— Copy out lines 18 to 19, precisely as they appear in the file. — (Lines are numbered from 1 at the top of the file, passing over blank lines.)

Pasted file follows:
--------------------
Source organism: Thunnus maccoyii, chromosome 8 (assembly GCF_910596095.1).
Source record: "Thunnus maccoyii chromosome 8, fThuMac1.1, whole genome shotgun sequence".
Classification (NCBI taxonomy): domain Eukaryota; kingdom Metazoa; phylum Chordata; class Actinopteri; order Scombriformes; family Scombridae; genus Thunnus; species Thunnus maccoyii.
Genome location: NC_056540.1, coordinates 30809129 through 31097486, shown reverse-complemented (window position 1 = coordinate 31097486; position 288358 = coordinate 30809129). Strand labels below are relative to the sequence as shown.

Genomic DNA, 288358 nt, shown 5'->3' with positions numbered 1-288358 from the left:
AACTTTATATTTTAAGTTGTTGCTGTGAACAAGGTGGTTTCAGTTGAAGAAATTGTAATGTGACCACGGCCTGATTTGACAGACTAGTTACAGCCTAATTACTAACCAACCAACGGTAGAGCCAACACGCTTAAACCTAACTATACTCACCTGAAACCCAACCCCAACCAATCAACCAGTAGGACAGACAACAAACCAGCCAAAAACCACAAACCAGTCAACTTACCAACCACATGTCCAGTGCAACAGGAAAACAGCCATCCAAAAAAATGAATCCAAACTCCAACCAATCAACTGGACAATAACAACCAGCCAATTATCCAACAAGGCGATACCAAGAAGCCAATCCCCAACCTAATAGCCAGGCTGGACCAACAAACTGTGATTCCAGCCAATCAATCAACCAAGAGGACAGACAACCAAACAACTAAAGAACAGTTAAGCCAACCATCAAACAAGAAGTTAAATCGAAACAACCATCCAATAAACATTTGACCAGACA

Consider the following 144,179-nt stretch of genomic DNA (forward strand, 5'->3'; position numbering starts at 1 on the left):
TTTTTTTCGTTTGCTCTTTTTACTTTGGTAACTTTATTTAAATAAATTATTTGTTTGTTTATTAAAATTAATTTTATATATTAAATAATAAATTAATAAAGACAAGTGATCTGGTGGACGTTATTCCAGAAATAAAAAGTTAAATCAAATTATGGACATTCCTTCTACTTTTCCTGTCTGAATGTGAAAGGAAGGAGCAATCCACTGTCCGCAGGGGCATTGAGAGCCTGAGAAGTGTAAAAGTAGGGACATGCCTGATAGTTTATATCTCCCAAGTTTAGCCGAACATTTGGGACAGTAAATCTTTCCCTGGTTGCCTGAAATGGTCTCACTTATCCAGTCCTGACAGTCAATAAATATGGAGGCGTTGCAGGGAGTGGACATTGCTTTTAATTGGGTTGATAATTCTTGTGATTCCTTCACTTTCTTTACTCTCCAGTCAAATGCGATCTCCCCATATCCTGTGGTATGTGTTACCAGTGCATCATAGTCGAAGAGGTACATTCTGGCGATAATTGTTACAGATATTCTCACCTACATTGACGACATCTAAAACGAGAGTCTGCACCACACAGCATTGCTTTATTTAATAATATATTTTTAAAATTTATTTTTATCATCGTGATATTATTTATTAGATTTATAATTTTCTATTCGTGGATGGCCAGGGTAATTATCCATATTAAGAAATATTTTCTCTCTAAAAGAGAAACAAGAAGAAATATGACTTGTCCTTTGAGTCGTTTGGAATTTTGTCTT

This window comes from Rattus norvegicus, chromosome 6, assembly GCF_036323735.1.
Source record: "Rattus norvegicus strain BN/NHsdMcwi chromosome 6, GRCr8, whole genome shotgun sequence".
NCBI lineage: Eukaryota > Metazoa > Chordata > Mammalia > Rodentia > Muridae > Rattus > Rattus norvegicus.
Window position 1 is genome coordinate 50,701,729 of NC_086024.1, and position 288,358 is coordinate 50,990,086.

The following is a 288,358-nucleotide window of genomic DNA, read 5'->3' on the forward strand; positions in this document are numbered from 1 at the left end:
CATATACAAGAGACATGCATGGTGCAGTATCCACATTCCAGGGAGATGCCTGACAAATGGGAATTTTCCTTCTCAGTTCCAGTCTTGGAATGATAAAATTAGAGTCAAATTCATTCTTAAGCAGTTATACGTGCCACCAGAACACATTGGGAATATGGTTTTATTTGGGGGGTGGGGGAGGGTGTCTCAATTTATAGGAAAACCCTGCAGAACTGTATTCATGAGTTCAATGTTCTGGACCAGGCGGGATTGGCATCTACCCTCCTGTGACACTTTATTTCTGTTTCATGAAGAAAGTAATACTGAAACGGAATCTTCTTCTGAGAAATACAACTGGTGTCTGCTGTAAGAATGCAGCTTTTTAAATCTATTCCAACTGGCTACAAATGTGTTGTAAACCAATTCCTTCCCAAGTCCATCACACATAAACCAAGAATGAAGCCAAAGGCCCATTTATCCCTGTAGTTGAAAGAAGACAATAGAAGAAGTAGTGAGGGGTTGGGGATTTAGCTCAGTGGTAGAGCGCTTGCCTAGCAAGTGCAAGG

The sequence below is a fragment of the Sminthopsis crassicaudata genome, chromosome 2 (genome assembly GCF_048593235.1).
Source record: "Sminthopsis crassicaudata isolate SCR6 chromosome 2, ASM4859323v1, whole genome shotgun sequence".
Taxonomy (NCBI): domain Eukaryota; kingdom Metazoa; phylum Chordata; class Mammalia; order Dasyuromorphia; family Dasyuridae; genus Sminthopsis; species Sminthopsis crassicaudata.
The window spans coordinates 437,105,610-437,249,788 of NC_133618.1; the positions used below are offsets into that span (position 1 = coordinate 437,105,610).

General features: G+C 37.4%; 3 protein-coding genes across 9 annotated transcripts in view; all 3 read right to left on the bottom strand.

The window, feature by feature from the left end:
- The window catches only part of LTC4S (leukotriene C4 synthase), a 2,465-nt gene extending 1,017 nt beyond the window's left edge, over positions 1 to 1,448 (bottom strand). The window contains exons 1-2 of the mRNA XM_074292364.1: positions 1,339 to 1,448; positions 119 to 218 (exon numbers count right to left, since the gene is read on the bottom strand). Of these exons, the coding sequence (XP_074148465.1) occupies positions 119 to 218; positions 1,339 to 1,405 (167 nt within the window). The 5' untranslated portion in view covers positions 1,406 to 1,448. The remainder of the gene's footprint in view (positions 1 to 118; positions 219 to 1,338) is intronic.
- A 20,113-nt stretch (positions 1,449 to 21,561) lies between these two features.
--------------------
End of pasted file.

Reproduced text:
The window spans coordinates 437,105,610-437,249,788 of NC_133618.1; the positions used below are offsets into that span (position 1 = coordinate 437,105,610).

General features: G+C 37.4%; 3 protein-coding genes across 9 annotated transcripts in view; all 3 read right to left on the bottom strand.